Lethal Acrodermatitis MKLN1 (Bull Terrier Type)

Test Overview:

Lethal Acrodermatitis (LAD) is a genodermatosis i.e. a serious inherited skin condition of Bull Terriers and Miniature Bull Terriers. It is a complex immune deficiency that is caused by defective zinc metabolic pathway or zinc absorption. The disease is characterized by severe retardation of growth and development, immune deficiency and characteristic skin lesions. Unpleasant lesions and swelling appear especially on the muzzle, around the eyes and ears. The skin on the feet is hard and cracked and crusted skin lesions and cracks develop on the footpads. The disease is often accompanied with diarrhoea and pneumonia. The LAD affected dogs show signs of coat colour dilution in pigmented skin areas. The clinical signs of LAD appear after the first week from the birth of the puppies. The puppies affected by mutation grow slower, are weaker and less active and by one year of age their weight and size is half the weight and size of a healthy dog. The affected dogs usually die before they reach two years of age and that due to infection (in case of bronchopneumonia) or they are euthanized because of severe and painful lesions on the feet.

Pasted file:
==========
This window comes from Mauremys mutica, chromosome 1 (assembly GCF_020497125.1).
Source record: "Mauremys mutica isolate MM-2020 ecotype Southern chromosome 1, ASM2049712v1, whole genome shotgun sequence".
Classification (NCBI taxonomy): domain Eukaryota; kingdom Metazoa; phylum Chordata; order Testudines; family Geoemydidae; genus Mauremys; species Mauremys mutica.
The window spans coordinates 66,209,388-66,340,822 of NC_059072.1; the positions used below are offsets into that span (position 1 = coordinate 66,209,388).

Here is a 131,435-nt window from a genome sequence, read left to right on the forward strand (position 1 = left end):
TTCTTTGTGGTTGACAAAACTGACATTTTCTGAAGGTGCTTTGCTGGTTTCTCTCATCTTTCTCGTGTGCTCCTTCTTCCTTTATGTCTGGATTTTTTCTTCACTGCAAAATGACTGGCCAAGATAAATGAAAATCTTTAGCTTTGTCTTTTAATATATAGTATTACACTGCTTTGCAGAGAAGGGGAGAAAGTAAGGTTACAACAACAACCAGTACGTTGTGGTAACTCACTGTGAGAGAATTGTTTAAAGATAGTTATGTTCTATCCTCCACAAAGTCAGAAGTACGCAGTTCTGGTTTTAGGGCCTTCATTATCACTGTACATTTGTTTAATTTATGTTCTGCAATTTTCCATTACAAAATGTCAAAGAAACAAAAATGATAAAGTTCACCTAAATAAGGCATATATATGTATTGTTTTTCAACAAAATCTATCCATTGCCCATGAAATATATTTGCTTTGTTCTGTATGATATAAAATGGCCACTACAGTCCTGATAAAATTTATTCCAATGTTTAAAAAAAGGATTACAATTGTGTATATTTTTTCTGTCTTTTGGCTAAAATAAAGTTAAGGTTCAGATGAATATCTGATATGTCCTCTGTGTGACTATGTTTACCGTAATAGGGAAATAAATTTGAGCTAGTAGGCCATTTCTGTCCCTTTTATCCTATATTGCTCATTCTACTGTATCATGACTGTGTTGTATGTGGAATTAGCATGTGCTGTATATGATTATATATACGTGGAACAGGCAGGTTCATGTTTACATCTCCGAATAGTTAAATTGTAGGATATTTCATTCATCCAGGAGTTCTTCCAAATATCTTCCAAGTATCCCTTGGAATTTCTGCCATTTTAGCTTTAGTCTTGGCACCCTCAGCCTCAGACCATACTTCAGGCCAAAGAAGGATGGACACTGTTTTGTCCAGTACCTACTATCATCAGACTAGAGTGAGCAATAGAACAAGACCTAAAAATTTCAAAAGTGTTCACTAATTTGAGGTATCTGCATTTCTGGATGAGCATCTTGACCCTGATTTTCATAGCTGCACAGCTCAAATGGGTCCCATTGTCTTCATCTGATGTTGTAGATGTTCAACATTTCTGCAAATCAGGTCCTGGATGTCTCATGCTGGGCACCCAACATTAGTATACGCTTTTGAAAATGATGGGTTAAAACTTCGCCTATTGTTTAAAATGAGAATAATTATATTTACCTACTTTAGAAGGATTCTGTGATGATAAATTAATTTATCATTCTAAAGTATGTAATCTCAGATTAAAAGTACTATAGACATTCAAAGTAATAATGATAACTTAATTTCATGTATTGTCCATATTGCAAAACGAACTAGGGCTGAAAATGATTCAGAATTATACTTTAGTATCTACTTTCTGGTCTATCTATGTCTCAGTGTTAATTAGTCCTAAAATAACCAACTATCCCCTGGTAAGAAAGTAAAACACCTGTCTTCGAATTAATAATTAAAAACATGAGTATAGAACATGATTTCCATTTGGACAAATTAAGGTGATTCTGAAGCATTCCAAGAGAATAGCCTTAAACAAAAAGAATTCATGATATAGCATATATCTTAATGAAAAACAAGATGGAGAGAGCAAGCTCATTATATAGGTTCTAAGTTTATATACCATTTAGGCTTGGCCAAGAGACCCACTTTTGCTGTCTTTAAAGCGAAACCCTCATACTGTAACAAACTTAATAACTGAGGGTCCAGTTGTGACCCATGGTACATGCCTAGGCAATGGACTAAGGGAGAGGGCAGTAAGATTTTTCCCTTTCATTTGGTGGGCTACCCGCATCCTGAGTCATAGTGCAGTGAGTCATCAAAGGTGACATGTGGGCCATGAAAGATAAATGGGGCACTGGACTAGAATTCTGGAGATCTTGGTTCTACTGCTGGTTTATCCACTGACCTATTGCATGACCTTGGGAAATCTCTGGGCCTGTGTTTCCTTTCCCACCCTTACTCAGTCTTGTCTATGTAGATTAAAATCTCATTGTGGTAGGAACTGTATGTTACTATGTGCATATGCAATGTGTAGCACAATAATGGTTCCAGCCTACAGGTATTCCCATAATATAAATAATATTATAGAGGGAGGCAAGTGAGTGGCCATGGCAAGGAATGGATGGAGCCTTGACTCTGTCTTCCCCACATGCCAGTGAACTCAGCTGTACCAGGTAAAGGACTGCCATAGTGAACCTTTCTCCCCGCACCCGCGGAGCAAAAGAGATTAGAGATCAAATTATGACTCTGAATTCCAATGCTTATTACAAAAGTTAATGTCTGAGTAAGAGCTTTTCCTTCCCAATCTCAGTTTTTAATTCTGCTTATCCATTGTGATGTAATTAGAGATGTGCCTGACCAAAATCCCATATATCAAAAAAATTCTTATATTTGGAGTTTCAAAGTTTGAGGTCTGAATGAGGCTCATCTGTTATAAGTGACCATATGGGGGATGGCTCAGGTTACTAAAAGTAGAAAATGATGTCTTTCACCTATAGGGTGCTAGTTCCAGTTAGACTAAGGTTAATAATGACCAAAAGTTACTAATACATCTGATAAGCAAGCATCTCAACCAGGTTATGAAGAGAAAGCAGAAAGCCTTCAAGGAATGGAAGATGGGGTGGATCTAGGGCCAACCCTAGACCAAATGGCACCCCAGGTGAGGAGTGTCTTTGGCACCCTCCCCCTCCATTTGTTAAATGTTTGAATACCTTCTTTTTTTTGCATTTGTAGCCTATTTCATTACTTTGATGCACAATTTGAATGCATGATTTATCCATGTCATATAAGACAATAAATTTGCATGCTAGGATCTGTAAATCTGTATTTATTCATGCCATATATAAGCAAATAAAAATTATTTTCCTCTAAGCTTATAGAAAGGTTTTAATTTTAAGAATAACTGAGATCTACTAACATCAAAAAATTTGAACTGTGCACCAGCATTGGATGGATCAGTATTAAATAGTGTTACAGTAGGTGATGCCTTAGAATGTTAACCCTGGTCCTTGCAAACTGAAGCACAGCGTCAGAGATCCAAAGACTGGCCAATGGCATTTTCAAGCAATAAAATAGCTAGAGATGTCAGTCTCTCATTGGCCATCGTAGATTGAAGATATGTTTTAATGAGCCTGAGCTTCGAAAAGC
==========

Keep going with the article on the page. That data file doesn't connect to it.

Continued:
Dermatologic - Associated with the skin



Variant Detected:

c.400 + 3A> C


Moderate-Severe. This is a disease with significant welfare impact on the affected animal, in terms of clinical signs and generally reduced life expectancy.

Mode of Inheritance:

Autosomal Recessive

Research Citation(s):

Bauer A, Jagannathan V, Högler S, Richter B, McEwan NA, Thomas A, et al. (2018) MKLN1 splicing defect in dogs with lethal acrodermatitis. PLoS Genet 14(3): e1007264.

Associated Breed(s):

Bull Terrier, Miniature Bull Terrier,